A new report from the Natural Resources Defense Council shows that a shocking number of restaurants received a failing grade on their use of antibiotics in the meat they serve.
A new report raises concern about the number of antibiotics used in the meat and poultry supply chains for a long list of popular “fast casual” restaurants in the United States. According to a report from CNN, six consumer interest, environmental and public health organizations found that the majority of restaurants didn’t even have a publicly available policy to reduce the use of antibiotics, which can lead to an increase in bacterial resistance.
Bacteria develop defenses to antibiotics over time, and farmers that use too many risk herd and flock infection that can then potentially be passed on to human consumers. It also increases the risk that antibiotics won’t be as effective should we run into a case where they are absolutely needed.
The U.S. Centers for Disease Control and Prevention and the World Health Organization have repeatedly warned of the threats posed by antibiotic resistance. At least 2 million Americans come down with an antibiotic-resistant disease each year, resulting in an average of 23,000 deaths annually.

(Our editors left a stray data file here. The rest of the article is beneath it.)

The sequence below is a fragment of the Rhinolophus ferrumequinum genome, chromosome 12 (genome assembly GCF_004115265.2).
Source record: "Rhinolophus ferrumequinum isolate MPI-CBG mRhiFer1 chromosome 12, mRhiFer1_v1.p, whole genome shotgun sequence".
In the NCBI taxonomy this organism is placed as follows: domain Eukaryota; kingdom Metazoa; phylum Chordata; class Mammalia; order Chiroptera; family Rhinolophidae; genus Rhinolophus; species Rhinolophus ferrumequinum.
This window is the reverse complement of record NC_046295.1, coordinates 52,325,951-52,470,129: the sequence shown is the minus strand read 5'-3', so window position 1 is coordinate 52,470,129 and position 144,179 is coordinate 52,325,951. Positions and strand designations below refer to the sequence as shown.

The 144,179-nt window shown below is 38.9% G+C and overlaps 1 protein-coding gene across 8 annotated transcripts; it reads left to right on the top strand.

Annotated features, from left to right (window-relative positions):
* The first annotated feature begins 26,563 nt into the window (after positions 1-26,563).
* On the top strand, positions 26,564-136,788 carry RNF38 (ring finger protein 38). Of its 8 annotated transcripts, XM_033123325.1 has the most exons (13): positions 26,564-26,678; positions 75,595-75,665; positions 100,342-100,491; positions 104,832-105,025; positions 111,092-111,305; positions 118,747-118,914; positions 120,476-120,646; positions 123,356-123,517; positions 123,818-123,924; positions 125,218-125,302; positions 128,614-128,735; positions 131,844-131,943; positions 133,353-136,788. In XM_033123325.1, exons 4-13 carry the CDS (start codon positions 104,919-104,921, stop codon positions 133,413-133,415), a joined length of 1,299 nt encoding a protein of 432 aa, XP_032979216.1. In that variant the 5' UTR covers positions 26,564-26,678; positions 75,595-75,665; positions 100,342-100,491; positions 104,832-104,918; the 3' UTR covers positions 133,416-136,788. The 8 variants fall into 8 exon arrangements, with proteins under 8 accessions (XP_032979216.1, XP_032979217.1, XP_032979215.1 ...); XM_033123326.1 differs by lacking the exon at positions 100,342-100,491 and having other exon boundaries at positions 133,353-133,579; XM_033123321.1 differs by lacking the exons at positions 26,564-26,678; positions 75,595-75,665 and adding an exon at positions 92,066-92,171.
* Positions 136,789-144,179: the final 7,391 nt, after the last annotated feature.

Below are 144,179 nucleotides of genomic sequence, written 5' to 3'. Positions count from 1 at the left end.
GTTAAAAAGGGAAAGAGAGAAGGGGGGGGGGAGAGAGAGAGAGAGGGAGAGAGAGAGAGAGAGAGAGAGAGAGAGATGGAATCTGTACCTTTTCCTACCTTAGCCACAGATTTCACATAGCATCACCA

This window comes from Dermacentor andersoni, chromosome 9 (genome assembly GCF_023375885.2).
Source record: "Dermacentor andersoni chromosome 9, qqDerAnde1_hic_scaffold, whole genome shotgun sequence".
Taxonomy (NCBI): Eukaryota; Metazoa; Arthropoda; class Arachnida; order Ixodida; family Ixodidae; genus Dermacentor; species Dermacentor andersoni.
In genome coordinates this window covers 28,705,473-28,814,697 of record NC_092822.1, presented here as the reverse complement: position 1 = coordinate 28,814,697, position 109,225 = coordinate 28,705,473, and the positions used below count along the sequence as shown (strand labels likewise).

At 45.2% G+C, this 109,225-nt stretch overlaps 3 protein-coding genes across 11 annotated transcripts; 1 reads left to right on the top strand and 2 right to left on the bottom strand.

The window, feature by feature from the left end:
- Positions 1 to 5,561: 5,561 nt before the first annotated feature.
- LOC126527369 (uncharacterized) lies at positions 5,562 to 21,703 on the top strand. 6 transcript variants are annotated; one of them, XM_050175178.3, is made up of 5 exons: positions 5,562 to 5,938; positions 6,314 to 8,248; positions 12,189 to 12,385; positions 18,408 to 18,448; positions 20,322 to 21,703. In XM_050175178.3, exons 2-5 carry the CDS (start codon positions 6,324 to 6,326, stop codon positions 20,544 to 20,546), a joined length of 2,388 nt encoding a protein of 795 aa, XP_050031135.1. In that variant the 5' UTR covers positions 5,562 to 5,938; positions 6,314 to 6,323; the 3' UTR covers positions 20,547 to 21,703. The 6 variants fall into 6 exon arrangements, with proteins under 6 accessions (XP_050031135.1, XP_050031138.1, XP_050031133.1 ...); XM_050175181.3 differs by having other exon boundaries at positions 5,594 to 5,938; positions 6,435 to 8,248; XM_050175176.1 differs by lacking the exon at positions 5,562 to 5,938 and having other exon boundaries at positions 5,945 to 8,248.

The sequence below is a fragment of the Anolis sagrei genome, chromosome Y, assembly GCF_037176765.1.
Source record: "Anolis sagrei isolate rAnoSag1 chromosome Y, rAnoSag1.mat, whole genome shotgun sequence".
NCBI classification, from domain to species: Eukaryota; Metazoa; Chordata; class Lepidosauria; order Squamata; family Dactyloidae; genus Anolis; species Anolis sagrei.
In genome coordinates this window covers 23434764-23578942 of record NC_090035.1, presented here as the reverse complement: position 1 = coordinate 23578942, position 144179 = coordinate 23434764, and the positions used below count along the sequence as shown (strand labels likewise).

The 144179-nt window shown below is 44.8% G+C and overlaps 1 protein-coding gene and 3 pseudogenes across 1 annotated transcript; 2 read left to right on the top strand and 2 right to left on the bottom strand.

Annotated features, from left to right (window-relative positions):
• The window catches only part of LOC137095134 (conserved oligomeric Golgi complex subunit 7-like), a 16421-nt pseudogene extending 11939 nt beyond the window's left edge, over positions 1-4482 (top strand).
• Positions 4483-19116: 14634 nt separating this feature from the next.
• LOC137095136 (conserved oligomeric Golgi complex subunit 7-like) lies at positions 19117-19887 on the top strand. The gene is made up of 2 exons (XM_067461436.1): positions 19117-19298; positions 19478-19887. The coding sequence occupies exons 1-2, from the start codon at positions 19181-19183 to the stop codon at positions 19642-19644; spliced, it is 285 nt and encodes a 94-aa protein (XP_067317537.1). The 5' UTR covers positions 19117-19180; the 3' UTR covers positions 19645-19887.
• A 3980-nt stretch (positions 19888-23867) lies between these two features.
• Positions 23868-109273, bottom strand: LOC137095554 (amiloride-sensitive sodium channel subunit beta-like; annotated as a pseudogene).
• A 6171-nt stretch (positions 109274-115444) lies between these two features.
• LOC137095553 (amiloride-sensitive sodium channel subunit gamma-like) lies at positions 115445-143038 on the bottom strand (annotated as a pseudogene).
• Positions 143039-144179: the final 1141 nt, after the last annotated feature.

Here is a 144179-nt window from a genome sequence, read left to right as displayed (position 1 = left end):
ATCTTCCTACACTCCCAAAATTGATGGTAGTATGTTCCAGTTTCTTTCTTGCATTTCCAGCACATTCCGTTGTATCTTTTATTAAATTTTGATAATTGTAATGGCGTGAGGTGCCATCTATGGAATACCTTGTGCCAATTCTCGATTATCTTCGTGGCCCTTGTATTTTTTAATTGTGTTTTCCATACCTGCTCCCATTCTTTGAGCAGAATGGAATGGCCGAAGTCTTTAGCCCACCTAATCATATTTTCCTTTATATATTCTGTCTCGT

The WHO warned that a “post-antibiotic era,” one where everyday pathogens and minor injuries can lead to death, is a distinct possibility for the 21st century.
The report found that Chipotle and Panera Bread scored the best in terms of supplying meat that uses few antibiotics. Chick-fil-A received a B, largely due to its announcement that it would commit to serving chicken that had never come in contact with antibiotics in 2014. Dunkin’ Donuts and McDonalds both scored Cs, while Subway, Wendy’s, Burger King, Denny’s, Starbucks, Olive Garden, Papa John’s, Taco Bell, KFC, Pizza Hut, IHOP, Arby’s and Outback were among the restaurants that scored Fs. Many of the companies announced plans to transition to antibiotic-free meat, but only time will tell if they are able to achieve this goal.